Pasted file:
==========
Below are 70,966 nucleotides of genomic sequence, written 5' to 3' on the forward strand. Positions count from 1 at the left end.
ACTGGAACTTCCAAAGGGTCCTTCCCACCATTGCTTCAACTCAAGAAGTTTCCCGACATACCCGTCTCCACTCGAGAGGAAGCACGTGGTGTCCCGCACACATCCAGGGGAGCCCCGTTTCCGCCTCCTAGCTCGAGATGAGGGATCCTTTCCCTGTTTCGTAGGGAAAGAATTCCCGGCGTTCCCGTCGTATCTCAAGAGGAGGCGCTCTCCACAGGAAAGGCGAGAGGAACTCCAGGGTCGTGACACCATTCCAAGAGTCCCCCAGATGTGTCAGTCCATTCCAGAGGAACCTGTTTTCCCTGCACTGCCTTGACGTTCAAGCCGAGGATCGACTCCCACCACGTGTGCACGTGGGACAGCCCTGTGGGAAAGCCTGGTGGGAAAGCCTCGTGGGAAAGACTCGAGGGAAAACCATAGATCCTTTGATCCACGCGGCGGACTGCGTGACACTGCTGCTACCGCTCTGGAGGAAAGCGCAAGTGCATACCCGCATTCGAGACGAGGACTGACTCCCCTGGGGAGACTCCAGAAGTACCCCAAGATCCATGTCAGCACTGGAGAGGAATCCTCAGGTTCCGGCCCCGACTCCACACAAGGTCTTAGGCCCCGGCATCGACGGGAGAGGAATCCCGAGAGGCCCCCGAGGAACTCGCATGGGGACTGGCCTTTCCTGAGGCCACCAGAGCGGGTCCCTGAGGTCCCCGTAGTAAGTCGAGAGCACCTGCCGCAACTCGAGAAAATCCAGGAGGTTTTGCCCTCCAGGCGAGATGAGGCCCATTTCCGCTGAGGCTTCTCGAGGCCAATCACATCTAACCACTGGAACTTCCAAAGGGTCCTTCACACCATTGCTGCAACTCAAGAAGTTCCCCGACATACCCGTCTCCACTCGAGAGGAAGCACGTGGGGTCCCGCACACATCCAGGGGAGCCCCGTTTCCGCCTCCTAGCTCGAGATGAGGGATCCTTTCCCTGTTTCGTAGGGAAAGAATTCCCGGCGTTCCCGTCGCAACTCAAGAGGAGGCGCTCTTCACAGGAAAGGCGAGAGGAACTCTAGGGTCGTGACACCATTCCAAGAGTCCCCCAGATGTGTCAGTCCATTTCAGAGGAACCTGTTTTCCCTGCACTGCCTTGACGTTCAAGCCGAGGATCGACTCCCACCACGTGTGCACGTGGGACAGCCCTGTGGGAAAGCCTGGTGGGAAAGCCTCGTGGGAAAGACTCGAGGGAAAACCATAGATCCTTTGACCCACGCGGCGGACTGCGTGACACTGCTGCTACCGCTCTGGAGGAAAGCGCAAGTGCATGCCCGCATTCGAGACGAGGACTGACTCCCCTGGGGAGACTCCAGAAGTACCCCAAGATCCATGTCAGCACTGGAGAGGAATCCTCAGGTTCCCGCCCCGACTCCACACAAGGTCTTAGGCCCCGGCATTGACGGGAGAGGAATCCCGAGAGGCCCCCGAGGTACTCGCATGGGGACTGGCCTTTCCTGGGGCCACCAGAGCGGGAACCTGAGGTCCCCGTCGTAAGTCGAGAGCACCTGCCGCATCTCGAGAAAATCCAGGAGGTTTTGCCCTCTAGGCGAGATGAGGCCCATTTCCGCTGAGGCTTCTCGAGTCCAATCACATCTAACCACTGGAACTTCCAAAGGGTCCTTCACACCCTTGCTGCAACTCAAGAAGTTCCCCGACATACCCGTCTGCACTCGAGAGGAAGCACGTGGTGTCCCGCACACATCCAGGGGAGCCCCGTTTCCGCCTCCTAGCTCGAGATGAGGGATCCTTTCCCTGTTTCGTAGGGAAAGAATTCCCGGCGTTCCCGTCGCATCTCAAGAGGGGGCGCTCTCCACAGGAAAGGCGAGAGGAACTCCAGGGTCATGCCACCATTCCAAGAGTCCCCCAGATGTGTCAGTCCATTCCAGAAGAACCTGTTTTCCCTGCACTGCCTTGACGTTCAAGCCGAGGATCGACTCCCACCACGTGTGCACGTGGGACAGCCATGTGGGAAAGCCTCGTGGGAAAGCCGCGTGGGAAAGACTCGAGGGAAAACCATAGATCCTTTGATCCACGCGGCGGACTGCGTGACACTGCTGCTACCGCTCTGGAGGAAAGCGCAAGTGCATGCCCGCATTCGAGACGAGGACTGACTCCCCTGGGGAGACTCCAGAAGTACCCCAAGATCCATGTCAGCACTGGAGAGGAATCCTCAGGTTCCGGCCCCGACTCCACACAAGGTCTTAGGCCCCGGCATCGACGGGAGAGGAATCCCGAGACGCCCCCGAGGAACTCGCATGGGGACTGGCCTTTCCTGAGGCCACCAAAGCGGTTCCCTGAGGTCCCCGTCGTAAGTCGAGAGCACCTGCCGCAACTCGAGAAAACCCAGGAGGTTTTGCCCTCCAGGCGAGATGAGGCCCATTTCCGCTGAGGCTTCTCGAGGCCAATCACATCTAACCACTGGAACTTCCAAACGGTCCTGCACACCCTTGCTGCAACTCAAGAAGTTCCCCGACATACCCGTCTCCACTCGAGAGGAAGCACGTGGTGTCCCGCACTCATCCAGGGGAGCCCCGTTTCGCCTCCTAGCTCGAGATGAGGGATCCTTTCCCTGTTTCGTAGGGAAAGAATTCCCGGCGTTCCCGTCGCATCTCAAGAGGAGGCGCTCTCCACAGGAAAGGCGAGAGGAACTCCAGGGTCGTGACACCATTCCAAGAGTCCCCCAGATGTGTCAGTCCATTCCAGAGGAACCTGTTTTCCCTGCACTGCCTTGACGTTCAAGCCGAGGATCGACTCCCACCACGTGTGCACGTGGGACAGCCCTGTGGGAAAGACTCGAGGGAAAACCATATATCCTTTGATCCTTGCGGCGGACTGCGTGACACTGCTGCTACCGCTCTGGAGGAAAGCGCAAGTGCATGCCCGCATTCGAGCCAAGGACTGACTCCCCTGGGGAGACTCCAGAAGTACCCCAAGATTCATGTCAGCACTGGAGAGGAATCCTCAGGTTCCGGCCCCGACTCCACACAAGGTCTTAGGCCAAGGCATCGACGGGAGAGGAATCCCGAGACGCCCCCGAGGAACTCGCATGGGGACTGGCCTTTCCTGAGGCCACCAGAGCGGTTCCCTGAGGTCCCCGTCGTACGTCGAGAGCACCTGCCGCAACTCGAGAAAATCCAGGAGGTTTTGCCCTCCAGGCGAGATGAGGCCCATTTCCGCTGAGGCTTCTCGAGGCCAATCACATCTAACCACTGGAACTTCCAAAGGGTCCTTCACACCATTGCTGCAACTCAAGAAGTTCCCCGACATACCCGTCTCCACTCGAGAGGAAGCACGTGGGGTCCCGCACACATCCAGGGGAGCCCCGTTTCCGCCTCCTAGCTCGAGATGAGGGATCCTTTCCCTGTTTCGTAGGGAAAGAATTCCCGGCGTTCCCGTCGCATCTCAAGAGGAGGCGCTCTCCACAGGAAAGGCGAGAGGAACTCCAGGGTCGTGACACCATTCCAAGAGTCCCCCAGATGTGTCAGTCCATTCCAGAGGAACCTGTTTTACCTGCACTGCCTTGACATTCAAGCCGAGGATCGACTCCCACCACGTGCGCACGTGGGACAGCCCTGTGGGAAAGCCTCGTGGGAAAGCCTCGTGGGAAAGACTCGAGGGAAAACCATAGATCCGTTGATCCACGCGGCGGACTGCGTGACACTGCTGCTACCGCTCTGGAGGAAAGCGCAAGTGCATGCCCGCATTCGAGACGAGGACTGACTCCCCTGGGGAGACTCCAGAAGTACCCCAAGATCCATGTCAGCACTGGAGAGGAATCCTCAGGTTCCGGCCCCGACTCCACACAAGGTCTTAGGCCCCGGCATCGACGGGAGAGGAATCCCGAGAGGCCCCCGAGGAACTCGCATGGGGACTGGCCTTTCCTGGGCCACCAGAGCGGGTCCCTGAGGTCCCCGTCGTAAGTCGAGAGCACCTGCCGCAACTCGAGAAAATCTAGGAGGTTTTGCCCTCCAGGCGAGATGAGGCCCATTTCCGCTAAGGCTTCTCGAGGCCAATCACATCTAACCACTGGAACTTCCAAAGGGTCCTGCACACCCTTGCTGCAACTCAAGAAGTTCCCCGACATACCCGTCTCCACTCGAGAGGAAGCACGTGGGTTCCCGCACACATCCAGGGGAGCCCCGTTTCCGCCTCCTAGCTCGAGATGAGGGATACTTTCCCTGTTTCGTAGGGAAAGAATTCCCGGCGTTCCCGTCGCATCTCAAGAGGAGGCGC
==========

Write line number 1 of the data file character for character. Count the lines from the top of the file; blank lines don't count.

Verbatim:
Below are 70,966 nucleotides of genomic sequence, written 5' to 3' on the forward strand. Positions count from 1 at the left end.